THE SURPRISING SCOPE of the Democratic victory in last week's Senate races has raised many questions about the 1988 presidential contest and the course of government between now and then.
Two of the key questions involve President Reagan and the losses suffered by the Republican senatorial candidates for whom he campaigned so heavily. By one tally, nine of those 13 candidates went down to defeat, suggesting strongly that the president's tremendous personal popularity doesn't rub off on other GOP hopefuls.The questions: Will that popularity be any more transferable to the Republican presidential candidate two years from now and will it help him in dealing with the new Democratic Congress?
Taking their cue from the president, White House aides say the 1986 elections won't bring a change in Reagan administration policies. But the results may change our tactics or our agenda, Haley Barbour, the president's deputy assistant for political affairs told a Railway Progress Institute meeting last week.
Mr. Barbour maintains that the Democrats had campaigned on a me-too ticket rather than mak ing direct attacks on the president.
Now the Democrats say they'll cooperate and the president is saying me, too, Mr. Barbour says.
For myself, he adds, I say, 'we'll see.'
JUST BECAUSE industry groups are renewing pleas for more protection against imports now that Democrats have won control of the Senate doesn't mean passage of a tough trade bill will be practically automatic in the new Congress.
Those who say it was simply a campaign issue for Democrats in the last Congress argue that the bill's supporters, both Democrat and Republican, will use trade again in the same way. The argument is that not that many lawmakers want a protectionist bill, but supporting one sounds good to constituents who connect the trade deficit with unemployment and plant closings.
The Reagan administration and private sector groups who oppose a trade bill - exporters, importers and multinationals are high on the list - will continue to lobby against it. And there is still the presidential veto.
A GOVERNMENT AGENCY RARELY offers an exchange rate prognostication, but the Commerce Department did so in a trade report released last week.
The Canadian dollar, it said, is unlikely to appreciate significantly against the U.S. dollar, at least over the near term. The reason: About 70 percent of Canada's exports of manufactured goods are to the United States, and, Canada, the report suggests, probably must keep a relatively cheap dollar to help sustain those sales.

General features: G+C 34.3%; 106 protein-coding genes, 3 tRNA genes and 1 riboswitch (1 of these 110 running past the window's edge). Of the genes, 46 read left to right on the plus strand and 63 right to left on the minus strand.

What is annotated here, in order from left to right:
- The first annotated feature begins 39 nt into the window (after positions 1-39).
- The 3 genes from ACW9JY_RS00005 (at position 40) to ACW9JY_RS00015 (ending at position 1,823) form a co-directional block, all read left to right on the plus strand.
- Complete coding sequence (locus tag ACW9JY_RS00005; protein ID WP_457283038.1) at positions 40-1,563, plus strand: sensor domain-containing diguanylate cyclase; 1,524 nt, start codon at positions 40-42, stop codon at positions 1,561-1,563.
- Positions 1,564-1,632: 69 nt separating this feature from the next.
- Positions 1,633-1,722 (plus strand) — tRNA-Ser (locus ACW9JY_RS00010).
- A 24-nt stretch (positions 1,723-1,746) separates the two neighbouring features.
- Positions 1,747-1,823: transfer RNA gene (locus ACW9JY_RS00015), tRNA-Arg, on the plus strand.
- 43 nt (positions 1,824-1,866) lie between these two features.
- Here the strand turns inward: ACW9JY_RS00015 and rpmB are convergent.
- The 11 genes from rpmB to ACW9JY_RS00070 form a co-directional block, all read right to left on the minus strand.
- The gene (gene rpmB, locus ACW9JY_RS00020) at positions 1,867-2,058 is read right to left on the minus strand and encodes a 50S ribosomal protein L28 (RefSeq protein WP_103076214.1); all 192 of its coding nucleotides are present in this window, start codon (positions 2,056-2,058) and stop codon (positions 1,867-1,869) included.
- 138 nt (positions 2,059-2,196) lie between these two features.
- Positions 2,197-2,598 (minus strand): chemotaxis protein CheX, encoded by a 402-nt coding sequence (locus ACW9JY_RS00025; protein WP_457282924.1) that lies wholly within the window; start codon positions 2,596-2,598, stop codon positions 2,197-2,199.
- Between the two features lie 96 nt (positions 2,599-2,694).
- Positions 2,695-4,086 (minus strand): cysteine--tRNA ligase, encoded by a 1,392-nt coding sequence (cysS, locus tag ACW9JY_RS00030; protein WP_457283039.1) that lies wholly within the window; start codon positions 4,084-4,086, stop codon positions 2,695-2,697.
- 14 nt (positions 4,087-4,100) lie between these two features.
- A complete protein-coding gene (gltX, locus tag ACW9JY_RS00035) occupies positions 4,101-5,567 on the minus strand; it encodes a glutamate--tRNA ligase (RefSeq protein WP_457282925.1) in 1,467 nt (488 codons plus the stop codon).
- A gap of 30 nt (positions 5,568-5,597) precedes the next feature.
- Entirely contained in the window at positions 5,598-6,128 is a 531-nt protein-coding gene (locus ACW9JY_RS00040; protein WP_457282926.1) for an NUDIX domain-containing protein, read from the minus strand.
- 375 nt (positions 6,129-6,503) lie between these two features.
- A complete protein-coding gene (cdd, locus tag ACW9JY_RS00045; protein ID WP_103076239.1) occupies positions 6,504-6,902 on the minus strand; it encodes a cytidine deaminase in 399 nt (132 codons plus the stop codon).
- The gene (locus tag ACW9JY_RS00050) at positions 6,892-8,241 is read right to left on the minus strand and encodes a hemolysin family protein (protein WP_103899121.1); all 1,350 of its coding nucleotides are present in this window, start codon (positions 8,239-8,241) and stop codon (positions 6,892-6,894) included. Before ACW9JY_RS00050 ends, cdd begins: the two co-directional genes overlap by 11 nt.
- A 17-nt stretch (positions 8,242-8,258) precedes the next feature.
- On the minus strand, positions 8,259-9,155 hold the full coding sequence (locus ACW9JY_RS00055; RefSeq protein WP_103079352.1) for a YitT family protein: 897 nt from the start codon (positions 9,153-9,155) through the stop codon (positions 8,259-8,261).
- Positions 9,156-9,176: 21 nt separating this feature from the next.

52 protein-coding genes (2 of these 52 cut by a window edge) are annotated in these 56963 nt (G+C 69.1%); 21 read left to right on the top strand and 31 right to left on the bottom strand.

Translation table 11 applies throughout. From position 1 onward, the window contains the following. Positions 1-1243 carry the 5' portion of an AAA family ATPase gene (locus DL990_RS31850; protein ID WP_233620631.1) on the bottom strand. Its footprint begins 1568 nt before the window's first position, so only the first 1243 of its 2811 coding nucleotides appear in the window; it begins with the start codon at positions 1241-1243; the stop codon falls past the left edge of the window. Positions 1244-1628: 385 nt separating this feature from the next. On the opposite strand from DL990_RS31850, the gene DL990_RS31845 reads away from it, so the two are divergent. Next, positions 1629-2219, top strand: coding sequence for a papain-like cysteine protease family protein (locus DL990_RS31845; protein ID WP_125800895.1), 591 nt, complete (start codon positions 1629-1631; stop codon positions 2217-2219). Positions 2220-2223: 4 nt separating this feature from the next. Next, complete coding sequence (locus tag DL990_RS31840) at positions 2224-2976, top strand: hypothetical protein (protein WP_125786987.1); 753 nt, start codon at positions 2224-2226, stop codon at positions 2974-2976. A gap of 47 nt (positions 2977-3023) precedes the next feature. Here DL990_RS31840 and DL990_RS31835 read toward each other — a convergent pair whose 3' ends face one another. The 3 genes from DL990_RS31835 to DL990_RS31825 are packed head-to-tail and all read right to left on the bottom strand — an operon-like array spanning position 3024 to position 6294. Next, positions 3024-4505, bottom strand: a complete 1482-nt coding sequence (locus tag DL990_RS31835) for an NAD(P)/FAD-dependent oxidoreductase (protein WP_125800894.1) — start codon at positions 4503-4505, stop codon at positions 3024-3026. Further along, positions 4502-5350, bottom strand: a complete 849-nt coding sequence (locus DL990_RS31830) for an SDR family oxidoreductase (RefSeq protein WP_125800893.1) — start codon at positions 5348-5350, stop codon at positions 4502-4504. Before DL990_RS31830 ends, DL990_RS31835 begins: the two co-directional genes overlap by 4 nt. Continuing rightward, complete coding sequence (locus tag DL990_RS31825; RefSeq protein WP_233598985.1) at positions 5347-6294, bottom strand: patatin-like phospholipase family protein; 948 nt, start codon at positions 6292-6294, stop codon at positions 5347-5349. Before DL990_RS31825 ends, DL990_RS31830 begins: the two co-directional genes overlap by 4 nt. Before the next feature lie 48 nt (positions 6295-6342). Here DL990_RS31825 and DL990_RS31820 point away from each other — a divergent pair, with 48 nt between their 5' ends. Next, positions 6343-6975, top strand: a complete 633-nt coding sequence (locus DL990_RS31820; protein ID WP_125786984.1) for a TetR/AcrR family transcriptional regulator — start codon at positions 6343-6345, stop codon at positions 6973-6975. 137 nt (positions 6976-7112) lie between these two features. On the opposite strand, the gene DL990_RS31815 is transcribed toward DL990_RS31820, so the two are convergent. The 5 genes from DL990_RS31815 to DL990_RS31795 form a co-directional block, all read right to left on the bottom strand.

The report also tended to discount the negative fallout of a soaring U.S. foreign debt. Even if the debt hits $800 billion by 1990, which some analysts project, it will be only about 16 percent of the nation's gross national product, according to the report.
Besides, the report said, almost all of the debt is in dollars, so, unlike other debtor nations, the United States need not worry about getting foreign exchange to pay it. Already close to $200 billion in debt, the United States is the world's No. 1 debtor nation.
SPECULATION IS REVIVING about a merger of the two maritime unions for unlicensed personnel - the National Maritime Union and the Seafarers International Union.
The possibility has been rumored for the best part of 30 years. More recently, both unions have seen their membership shrink and experienced many head-butting representational battles that led to lower wages.
Both also have watched overall ships crew sizes shrink at what they regard as at their expense, while officer unions have seen less shrinkage on the
The stage, insiders think, may now be set for joining the somewhat larger NMU with SIU into one union representing the roughly 25,000 unlicensed deck and engine room hands and stewards.
IF THERE IS ANY DOUBT that product liability law reform will be in trouble in the new Democratic Senate, Joan Albert Dreux of the National Association of Casualty and Surety Agents will remove it.
She figures that chances for product liability law reform were 50-50 with the Republican Senate majority in the last Congress but the ascension of reform opponent Ernest F. Hollings, D-S.C., to the Commerce Committee chairmanship cuts the odds sharply. Let's be optimistic, she said, predicting a 5 percent chance of passage. I can't believe Sen. Hollings will do anything but bury it.
NOV. 15 IS DECISION DAY for the legislation passed by Congress to create a federal no-fault vaccine compensation system and allow for the export of pharmaceuticals approved in other countries but not yet through the approval process in the United States.
President Reagan must decide by that date whether to sing the bill. It has the backing of drug companies, physicians, parents of children injured by vaccines and others, but the office of Management and Budget opposes the bill on philosophical grounds.
There is concern that a program to compensate children who are injured by mandated childhood vaccines will be the example for attempts to create a no- fault compensation program for victims of Agent Orange, the herbicide used in
The administration used similar philosophical arguments when President Reagan recently vetoed an appliance energy labeling bill supported by both industry and consumer groups.
HOUSE COAL INDUSTRY SUPPORTERS see Democratic control of the Senate as a major victory for the industry on the issue of acid rain. According to a House aide, the likely return of Sen. Robert Byrd, D-W. Va., to the position of Senate Majority leader is the best defense against unfavorable acid rain legislation the industry could hope to attain. Sen. Byrd called the acid rain bills in the last Congress proposals for the imposition of a massive new regulatory program, the costs of which would far outweigh any environmental benefits.